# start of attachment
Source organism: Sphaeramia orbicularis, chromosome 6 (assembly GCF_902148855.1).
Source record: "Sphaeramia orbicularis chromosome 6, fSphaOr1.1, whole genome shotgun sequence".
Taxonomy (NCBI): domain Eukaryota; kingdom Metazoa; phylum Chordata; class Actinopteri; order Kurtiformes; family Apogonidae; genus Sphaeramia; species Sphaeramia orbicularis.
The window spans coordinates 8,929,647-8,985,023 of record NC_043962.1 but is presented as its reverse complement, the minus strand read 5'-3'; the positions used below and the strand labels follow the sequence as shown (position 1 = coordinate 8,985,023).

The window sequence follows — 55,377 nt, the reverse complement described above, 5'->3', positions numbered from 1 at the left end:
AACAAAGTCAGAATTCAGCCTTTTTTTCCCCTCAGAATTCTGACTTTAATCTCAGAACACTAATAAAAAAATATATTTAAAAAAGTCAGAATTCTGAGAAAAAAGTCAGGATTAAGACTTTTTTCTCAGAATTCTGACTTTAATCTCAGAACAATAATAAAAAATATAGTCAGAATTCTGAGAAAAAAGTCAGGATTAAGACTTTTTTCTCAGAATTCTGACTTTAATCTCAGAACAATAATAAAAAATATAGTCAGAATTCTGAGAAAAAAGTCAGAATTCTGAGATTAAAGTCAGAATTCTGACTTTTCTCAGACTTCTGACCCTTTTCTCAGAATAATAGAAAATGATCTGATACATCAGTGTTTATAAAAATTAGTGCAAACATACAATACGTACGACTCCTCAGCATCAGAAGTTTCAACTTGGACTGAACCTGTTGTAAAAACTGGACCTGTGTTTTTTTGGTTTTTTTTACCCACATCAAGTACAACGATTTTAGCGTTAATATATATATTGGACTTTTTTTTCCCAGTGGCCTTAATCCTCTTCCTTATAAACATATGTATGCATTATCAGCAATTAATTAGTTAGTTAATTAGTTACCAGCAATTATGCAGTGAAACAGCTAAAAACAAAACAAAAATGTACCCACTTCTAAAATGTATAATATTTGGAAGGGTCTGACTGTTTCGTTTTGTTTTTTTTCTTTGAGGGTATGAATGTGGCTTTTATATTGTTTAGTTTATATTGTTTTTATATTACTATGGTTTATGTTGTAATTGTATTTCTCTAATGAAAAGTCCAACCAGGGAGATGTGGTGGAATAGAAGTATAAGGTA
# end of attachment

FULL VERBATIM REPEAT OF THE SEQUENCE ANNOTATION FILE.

Source organism: Sphaeramia orbicularis, chromosome 6 (assembly GCF_902148855.1).
Source record: "Sphaeramia orbicularis chromosome 6, fSphaOr1.1, whole genome shotgun sequence".
Taxonomy (NCBI): domain Eukaryota; kingdom Metazoa; phylum Chordata; class Actinopteri; order Kurtiformes; family Apogonidae; genus Sphaeramia; species Sphaeramia orbicularis.
The window spans coordinates 8,929,647-8,985,023 of record NC_043962.1 but is presented as its reverse complement, the minus strand read 5'-3'; the positions used below and the strand labels follow the sequence as shown (position 1 = coordinate 8,985,023).

The window sequence follows — 55,377 nt, the reverse complement described above, 5'->3', positions numbered from 1 at the left end:
AACAAAGTCAGAATTCAGCCTTTTTTTCCCCTCAGAATTCTGACTTTAATCTCAGAACACTAATAAAAAAATATATTTAAAAAAGTCAGAATTCTGAGAAAAAAGTCAGGATTAAGACTTTTTTCTCAGAATTCTGACTTTAATCTCAGAACAATAATAAAAAATATAGTCAGAATTCTGAGAAAAAAGTCAGGATTAAGACTTTTTTCTCAGAATTCTGACTTTAATCTCAGAACAATAATAAAAAATATAGTCAGAATTCTGAGAAAAAAGTCAGAATTCTGAGATTAAAGTCAGAATTCTGACTTTTCTCAGACTTCTGACCCTTTTCTCAGAATAATAGAAAATGATCTGATACATCAGTGTTTATAAAAATTAGTGCAAACATACAATACGTACGACTCCTCAGCATCAGAAGTTTCAACTTGGACTGAACCTGTTGTAAAAACTGGACCTGTGTTTTTTTGGTTTTTTTTACCCACATCAAGTACAACGATTTTAGCGTTAATATATATATTGGACTTTTTTTTCCCAGTGGCCTTAATCCTCTTCCTTATAAACATATGTATGCATTATCAGCAATTAATTAGTTAGTTAATTAGTTACCAGCAATTATGCAGTGAAACAGCTAAAAACAAAACAAAAATGTACCCACTTCTAAAATGTATAATATTTGGAAGGGTCTGACTGTTTCGTTTTGTTTTTTTTCTTTGAGGGTATGAATGTGGCTTTTATATTGTTTAGTTTATATTGTTTTTATATTACTATGGTTTATGTTGTAATTGTATTTCTCTAATGAAAAGTCCAACCAGGGAGATGTGGTGGAATAGAAGTATAAGGTA